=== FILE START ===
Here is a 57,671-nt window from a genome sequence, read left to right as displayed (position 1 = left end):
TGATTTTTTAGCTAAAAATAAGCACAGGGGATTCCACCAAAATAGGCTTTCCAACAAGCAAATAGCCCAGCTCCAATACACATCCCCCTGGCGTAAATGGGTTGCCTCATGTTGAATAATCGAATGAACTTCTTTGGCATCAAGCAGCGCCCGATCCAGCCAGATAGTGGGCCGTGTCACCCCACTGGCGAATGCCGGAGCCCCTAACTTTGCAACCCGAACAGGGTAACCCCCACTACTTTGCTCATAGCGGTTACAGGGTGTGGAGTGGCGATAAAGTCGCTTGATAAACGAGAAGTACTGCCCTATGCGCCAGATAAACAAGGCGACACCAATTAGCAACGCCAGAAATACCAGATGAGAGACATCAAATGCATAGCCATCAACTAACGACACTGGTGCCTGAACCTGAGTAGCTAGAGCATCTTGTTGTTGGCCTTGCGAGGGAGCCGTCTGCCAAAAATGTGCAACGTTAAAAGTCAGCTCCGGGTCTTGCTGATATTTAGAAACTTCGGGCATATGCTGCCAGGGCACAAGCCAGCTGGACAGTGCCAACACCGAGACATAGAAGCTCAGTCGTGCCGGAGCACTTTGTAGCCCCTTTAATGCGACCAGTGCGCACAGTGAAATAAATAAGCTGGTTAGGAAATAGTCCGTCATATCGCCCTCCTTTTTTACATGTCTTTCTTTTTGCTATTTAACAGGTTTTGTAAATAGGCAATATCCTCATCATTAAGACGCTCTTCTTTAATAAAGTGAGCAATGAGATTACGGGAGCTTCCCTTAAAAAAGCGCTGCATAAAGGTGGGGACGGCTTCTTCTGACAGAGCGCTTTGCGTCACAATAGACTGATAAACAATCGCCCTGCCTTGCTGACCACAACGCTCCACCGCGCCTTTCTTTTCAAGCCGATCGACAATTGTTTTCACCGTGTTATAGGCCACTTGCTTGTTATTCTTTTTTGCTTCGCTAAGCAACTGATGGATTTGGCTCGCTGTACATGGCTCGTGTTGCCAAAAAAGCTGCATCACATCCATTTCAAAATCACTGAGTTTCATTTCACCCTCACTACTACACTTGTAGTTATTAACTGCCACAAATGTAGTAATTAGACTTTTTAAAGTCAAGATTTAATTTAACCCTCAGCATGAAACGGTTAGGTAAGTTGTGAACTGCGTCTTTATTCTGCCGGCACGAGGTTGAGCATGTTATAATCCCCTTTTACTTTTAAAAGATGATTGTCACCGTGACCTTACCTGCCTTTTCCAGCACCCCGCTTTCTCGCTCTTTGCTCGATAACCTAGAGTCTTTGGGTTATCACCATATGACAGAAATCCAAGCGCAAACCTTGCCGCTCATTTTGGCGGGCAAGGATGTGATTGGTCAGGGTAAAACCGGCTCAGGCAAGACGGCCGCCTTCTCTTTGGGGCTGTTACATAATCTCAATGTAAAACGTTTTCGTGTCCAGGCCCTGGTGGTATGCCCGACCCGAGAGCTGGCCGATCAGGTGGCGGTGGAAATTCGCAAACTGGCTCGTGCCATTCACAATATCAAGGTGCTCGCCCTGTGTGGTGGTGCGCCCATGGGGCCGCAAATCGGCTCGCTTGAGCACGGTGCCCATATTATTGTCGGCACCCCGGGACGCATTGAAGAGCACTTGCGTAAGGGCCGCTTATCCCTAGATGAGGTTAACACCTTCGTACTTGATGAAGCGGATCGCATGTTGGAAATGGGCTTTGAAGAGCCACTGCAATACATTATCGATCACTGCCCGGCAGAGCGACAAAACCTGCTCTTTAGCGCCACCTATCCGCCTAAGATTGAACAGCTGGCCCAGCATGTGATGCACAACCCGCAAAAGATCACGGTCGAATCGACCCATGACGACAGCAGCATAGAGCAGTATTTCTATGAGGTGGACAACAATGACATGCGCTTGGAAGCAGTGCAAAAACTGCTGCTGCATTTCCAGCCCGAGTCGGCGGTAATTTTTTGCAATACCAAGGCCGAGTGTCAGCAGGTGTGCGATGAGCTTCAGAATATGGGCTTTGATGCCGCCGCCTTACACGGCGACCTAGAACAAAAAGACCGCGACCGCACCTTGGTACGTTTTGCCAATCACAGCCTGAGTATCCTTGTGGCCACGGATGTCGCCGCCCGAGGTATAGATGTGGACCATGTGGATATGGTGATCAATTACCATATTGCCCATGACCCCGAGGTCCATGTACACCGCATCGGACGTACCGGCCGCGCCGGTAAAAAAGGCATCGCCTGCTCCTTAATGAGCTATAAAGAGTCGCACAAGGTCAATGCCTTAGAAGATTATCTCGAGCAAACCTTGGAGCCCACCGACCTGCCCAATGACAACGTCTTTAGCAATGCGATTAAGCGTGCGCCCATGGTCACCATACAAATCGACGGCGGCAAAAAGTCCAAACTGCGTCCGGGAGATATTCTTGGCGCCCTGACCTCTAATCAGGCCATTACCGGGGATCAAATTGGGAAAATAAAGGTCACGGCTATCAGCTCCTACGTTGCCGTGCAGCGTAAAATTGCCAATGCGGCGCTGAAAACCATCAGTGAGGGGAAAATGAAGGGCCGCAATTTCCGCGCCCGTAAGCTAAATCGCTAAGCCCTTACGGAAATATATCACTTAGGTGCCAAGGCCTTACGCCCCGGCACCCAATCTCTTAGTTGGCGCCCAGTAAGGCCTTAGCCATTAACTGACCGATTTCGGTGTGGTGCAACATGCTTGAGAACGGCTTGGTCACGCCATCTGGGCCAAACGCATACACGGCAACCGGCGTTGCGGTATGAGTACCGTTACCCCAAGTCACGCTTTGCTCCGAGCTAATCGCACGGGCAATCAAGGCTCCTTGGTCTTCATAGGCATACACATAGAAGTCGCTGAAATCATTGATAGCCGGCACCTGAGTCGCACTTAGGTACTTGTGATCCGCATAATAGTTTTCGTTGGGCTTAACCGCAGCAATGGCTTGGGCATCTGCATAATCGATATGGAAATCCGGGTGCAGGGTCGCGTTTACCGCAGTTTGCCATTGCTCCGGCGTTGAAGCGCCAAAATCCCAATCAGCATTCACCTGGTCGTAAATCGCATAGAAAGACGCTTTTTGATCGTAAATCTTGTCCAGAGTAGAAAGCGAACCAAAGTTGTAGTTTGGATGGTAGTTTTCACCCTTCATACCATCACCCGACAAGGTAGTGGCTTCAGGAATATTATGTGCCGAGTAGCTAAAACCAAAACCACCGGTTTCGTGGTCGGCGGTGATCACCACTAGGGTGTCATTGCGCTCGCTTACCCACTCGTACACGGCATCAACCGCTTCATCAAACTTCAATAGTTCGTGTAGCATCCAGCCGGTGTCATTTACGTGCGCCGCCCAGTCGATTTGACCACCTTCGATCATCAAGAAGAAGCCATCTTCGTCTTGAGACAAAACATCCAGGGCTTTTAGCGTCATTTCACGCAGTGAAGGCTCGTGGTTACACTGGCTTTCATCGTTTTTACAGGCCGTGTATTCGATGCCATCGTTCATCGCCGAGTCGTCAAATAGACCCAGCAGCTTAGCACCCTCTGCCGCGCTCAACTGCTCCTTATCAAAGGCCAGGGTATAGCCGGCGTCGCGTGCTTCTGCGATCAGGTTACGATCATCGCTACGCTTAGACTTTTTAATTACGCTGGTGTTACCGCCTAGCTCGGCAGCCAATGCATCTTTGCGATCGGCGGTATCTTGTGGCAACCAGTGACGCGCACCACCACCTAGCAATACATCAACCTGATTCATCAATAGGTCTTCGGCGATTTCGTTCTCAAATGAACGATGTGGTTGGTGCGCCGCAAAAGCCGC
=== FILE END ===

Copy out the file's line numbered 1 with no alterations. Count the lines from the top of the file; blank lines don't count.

Here is a 57,671-nt window from a genome sequence, read left to right as displayed (position 1 = left end):